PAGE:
Multigenerational housing used to mean older people with financial troubles living with their children; now it’s the next generation that can’t keep up. These living arrangements are typically embraced in many other cultures, but the growing rate is worth mentioning in the US.
Benefits of multigenerational housing:
- Built-in child care
- Elder care
- Aging in place without isolation
- Pooled finances
Another report showed that more than three-quarters of “boomerangs” — the young adults ages 25 to 34 who move back in with their parents — were satisfied with their living situation. 82 percent said the setup brought them closer, 72 percent mentioned improved finances, and 75 percent saw care benefits.
Designing for Multi-Gen
Builders are ready to join this growing trend. Some have begun offering two master suites, a den or family room that can be converted, and other flexible space that can change with family needs.
Universal design features such as wider hallways and doors, good lighting, and little to no steps work for a baby stroller or a wheelchair.
What do you think about the multigenerational housing trend? Is it here to stay?
According to the New York Times, home automation technologies like lighting and climate controls have evolved in the last few years to become smarter and more usable. Why? It’s partially due to the introduction of programming from smartphones and tablets.
What kind of programs can make your home a “smart” home?
Save money on your heating bills.
Programmable thermostats allow people to create schedules for automatically adjusting the temperature in their homes. Figuring out how to create schedules can be so labor-intensive or tedious that most families up manually turning the heat up and down, defeating the purpose of the device.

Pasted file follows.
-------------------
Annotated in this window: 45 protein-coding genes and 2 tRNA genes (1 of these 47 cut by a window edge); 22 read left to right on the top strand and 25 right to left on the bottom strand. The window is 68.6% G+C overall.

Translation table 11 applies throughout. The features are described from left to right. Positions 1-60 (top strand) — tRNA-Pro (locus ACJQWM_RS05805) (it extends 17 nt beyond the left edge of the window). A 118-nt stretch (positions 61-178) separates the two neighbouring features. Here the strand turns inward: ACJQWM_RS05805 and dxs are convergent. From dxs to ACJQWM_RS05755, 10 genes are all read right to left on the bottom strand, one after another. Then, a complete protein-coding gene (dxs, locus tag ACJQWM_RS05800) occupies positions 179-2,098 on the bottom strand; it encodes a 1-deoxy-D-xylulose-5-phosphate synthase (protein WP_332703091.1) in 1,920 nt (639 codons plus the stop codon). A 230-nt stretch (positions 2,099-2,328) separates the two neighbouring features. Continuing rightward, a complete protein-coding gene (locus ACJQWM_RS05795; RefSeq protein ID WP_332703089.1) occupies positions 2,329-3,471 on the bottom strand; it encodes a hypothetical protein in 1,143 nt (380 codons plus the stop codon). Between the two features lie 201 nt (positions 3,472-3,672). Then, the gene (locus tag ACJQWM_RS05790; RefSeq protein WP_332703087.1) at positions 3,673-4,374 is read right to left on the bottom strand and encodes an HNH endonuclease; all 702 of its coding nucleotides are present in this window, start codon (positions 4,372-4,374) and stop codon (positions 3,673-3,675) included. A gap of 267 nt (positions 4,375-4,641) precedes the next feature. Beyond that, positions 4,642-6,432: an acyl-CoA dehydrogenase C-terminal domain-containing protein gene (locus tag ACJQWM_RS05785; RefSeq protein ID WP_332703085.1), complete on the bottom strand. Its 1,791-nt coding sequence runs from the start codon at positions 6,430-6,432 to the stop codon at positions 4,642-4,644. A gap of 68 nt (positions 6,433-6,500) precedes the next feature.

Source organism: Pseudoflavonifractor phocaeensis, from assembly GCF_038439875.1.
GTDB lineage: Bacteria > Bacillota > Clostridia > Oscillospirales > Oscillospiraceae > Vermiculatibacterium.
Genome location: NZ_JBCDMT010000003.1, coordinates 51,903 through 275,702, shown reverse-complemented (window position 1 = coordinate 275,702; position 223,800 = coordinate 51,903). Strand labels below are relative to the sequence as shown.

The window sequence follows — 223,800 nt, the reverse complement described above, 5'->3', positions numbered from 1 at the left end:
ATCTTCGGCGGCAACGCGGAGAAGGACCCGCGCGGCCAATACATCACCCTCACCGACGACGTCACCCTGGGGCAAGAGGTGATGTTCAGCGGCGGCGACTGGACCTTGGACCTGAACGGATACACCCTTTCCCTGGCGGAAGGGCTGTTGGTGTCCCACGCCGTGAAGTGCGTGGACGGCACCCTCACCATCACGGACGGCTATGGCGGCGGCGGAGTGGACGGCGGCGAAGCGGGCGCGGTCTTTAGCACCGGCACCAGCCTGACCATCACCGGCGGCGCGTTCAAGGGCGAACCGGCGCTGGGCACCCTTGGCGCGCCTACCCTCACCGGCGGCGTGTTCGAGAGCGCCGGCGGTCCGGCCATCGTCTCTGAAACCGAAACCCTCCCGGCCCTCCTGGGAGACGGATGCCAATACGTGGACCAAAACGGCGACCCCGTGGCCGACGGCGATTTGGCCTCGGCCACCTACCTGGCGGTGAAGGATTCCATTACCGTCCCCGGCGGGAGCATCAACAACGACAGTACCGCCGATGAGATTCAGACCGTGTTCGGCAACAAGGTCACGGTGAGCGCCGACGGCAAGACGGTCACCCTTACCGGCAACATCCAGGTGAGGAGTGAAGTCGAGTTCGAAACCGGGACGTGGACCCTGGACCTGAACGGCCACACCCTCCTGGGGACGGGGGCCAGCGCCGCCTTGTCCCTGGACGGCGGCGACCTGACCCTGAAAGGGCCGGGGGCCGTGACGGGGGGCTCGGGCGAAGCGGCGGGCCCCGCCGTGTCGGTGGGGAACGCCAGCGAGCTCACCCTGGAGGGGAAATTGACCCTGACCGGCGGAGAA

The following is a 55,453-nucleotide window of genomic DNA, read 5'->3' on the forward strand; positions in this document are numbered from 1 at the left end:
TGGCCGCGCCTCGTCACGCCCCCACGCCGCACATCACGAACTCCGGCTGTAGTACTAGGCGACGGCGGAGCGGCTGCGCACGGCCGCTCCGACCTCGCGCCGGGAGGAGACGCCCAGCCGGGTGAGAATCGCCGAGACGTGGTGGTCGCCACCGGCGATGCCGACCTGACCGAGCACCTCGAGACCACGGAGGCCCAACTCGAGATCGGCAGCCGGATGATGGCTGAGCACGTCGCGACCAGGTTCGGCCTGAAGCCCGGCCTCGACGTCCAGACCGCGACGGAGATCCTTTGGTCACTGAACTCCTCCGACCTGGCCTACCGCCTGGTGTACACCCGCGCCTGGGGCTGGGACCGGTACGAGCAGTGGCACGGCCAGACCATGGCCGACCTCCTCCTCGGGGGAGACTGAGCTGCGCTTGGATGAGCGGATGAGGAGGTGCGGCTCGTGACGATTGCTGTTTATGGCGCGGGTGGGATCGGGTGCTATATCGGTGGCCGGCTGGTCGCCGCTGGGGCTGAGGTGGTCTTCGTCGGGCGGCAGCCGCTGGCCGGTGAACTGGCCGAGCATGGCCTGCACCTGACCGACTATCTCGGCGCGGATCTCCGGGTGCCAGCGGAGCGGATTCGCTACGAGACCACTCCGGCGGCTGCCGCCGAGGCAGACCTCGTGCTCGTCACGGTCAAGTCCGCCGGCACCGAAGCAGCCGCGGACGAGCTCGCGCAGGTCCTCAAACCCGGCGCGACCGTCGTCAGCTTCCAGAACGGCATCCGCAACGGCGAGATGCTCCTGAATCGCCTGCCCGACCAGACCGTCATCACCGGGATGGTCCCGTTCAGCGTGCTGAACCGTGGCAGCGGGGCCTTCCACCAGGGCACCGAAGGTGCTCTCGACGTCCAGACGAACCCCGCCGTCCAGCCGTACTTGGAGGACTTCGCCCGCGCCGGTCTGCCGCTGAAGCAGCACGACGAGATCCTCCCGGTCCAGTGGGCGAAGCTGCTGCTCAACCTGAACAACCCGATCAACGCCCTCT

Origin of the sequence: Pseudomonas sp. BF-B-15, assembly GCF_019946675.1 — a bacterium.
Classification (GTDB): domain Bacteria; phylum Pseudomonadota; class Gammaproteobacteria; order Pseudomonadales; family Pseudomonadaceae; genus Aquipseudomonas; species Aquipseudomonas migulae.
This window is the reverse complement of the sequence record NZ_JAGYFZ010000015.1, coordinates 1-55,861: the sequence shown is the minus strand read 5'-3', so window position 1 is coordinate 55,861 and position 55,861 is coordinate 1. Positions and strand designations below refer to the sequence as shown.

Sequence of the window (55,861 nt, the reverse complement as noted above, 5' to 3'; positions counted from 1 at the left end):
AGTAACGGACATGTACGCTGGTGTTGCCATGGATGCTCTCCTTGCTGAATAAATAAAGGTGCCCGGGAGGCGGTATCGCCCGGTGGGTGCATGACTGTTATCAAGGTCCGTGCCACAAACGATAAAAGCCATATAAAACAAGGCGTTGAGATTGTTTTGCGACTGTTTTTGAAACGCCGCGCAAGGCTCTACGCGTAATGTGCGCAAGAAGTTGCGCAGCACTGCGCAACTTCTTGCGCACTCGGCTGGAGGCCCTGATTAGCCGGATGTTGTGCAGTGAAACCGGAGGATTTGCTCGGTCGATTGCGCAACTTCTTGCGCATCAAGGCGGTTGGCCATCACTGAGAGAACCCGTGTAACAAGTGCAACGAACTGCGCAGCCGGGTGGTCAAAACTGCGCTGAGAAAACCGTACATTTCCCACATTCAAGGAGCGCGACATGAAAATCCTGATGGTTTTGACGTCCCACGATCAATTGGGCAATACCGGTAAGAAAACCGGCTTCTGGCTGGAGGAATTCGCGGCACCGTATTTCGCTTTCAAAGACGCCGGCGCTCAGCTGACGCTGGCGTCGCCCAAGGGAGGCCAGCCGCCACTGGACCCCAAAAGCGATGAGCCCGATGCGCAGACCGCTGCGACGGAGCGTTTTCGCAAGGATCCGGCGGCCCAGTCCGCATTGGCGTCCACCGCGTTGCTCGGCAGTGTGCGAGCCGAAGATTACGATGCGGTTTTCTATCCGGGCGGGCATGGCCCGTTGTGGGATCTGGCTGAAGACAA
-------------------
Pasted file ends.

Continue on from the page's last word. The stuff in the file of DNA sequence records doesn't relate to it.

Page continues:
A start-up called Nest is designed to learn heating preferences automatically over time so it does not have to be programmed. After a few days of noting when a family manually turns the heat down at night before bed and up in the morning, it can begin making those adjustments on its own. A motion sensor in the thermostat also indicates whether or not someone is home and regulates a home climate more efficiently.
One really cool feature is that it is connected to the home Wi-Fi network, allowing members to adjust temperatures through a Nest iPhone app from anywhere: lying in bed or sitting in a taxi on the way home from the airport.
Light the way.
Similarly, light controls can also add a sense of comfort and security to a home. WeMo is a line of products that uses Wi-Fi to allow control of household devices from an app on any Apple iOS device. Lamps and space heaters can be plugged into the WeMo Switch, which in turn plugs into an ordinary power outlet.
From your iPhone, you can remotely turn a lamp on and off while away from home, as well as create a schedule for lighting your house.
An upgraded version of the switch comes with a motion sensor that can turn lights on when it detects someone occupying a room.
What other automated features would you like to see for your home?